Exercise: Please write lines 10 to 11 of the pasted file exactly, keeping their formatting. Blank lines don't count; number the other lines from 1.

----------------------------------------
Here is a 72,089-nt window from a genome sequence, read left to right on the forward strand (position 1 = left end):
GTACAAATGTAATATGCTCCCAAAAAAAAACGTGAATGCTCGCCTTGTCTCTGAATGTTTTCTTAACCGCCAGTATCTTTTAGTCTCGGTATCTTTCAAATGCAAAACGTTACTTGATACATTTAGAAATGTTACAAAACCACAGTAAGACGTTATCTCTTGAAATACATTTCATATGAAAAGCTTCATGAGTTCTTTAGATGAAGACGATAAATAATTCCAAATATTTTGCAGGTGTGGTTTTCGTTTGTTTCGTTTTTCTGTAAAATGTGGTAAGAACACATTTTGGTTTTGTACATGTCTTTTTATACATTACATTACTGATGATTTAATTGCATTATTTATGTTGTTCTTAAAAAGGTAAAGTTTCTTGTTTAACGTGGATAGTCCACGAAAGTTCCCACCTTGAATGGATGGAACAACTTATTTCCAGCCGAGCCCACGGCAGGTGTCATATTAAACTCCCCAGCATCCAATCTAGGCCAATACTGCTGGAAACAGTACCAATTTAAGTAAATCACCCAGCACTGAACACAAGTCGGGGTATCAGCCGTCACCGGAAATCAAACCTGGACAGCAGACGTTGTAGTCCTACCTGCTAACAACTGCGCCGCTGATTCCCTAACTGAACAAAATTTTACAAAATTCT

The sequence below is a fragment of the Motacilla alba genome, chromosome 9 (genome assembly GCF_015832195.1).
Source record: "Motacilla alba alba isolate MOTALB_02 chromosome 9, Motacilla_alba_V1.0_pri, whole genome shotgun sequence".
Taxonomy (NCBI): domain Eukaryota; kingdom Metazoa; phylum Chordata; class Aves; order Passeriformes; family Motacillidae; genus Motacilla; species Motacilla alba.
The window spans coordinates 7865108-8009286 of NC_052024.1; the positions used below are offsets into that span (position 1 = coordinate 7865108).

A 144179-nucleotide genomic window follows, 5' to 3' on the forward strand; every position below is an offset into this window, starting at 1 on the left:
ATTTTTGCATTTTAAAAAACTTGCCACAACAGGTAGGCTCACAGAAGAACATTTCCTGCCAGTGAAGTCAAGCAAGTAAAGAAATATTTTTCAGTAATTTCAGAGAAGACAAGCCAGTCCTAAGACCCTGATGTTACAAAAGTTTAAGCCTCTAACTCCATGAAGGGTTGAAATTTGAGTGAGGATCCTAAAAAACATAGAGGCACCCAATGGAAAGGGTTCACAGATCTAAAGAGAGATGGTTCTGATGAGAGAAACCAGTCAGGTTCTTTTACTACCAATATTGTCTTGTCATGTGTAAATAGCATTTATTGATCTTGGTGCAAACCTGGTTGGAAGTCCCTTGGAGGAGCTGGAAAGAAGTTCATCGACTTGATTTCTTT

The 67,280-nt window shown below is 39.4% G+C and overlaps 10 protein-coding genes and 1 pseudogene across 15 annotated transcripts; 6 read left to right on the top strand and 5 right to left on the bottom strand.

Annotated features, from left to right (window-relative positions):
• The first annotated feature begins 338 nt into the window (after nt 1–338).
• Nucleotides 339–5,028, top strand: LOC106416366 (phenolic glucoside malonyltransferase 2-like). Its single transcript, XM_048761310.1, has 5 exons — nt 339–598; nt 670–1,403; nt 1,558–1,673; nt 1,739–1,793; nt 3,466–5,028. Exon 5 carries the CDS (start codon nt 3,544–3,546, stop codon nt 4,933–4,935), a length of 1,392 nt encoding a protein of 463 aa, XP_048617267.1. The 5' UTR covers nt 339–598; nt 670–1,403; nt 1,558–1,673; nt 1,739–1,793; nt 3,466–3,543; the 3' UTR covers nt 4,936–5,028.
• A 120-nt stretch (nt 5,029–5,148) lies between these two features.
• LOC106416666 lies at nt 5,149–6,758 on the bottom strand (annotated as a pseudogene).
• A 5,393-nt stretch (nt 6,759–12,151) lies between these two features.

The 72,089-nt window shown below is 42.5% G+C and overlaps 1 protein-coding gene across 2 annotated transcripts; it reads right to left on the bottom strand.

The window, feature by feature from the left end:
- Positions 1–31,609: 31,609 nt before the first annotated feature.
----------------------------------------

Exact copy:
Annotated features, from left to right (window-relative positions):
• The first annotated feature begins 338 nt into the window (after nt 1–338).